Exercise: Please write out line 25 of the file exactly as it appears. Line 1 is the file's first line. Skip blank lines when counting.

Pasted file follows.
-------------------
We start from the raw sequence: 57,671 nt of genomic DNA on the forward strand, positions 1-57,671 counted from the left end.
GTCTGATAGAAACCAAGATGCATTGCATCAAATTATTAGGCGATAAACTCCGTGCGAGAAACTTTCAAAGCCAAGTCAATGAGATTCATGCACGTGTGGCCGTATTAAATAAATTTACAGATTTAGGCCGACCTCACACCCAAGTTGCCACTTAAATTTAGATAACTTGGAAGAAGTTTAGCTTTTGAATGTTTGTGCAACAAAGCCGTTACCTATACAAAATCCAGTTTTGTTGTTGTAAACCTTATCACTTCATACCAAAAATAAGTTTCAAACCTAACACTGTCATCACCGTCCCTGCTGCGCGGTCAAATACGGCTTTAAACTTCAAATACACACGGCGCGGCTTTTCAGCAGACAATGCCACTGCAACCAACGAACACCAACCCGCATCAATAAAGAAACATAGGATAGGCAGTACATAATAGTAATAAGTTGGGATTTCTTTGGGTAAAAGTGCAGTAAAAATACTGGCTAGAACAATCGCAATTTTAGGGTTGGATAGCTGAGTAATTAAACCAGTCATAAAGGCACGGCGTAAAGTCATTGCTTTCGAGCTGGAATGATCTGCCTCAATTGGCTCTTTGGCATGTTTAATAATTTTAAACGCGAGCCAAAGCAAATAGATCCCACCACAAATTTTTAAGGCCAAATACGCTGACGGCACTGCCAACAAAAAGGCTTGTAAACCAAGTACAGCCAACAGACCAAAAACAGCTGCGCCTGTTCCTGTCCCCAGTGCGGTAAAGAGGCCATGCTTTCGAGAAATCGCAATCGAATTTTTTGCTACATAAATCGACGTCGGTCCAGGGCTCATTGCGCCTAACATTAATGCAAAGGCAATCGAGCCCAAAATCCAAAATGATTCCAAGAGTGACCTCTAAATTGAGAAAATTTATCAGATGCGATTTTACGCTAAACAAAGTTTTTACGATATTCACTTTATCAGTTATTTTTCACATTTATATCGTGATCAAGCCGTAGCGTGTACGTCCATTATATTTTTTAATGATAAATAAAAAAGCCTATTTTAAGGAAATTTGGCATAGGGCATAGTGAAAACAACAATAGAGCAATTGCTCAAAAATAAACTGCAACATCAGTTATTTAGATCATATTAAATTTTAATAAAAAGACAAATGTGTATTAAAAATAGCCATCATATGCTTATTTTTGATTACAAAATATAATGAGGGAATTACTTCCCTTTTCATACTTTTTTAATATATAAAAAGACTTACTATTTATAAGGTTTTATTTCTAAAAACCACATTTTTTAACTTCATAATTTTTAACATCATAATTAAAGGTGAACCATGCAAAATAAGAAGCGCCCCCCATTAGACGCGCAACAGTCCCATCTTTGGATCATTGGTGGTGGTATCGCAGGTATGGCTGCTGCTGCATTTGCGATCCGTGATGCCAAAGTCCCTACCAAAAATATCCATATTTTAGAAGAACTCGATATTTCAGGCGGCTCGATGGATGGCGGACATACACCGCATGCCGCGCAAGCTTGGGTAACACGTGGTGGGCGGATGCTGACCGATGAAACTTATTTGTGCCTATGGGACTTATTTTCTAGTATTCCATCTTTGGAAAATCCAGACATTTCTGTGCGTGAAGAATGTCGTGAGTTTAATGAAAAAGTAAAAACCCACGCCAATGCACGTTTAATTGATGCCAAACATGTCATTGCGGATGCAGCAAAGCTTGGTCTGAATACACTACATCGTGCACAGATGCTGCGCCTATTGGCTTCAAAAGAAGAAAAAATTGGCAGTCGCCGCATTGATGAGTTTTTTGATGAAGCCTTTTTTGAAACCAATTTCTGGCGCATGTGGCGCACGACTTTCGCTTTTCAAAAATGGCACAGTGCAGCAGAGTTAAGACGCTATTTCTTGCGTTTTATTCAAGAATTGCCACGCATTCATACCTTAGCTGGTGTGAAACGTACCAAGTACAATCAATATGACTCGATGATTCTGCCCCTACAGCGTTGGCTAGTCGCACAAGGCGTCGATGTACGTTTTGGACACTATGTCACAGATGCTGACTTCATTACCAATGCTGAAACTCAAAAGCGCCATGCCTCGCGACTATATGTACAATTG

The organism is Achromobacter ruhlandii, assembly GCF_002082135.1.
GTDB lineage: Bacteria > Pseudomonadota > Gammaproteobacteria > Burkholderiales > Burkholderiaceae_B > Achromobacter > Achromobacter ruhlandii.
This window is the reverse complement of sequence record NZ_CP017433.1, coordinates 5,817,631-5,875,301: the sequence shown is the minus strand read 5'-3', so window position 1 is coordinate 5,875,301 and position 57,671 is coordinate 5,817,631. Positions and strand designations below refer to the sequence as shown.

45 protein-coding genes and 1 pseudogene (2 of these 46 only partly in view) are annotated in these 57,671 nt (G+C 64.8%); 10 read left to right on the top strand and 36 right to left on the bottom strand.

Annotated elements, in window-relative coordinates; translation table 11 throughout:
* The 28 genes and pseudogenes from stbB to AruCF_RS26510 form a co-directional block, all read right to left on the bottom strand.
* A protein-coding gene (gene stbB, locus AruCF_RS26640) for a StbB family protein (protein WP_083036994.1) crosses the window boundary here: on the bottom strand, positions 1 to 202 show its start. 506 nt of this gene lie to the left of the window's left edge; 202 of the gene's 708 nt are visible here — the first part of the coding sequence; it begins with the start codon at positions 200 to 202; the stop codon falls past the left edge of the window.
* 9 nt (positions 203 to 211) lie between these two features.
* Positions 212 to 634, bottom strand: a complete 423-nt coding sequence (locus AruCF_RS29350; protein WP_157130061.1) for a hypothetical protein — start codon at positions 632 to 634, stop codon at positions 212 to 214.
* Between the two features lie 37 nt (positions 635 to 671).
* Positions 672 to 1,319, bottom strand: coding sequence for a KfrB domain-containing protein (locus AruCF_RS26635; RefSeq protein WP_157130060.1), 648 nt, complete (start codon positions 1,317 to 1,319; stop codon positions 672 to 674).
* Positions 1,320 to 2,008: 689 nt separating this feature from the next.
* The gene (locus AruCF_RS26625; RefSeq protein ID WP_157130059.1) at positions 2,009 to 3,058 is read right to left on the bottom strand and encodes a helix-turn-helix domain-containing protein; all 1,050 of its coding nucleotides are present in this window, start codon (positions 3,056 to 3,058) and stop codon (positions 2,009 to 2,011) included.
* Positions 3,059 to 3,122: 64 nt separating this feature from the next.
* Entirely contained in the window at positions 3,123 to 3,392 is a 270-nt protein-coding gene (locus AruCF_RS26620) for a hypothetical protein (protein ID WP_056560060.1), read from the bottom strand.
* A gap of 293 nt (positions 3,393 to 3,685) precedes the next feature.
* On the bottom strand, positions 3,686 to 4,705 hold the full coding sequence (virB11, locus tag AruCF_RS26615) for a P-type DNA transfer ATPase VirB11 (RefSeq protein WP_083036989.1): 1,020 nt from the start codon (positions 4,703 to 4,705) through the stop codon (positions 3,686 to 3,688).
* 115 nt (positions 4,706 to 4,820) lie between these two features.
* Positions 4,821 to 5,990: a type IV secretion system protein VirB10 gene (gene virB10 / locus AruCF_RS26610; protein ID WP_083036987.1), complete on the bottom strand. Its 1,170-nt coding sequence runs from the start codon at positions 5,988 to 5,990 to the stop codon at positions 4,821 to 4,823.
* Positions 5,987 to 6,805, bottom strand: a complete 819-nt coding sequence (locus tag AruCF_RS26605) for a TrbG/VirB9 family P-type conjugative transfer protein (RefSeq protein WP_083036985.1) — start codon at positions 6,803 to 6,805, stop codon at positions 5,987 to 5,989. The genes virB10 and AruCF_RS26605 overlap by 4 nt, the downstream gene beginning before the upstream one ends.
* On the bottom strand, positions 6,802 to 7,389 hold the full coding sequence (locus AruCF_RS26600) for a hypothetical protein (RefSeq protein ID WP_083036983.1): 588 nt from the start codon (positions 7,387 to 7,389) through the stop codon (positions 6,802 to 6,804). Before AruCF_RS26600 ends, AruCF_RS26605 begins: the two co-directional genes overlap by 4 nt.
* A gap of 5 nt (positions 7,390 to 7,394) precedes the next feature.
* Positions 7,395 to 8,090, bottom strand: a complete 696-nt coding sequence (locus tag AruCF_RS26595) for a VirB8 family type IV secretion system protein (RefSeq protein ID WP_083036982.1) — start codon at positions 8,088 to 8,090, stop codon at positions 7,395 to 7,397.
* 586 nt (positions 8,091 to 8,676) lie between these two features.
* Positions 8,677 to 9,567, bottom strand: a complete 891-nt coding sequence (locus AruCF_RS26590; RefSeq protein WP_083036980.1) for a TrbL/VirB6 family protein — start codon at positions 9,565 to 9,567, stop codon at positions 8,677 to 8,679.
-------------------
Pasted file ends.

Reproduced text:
* Positions 7,395 to 8,090, bottom strand: a complete 696-nt coding sequence (locus tag AruCF_RS26595) for a VirB8 family type IV secretion system protein (RefSeq protein ID WP_083036982.1) — start codon at positions 8,088 to 8,090, stop codon at positions 7,395 to 7,397.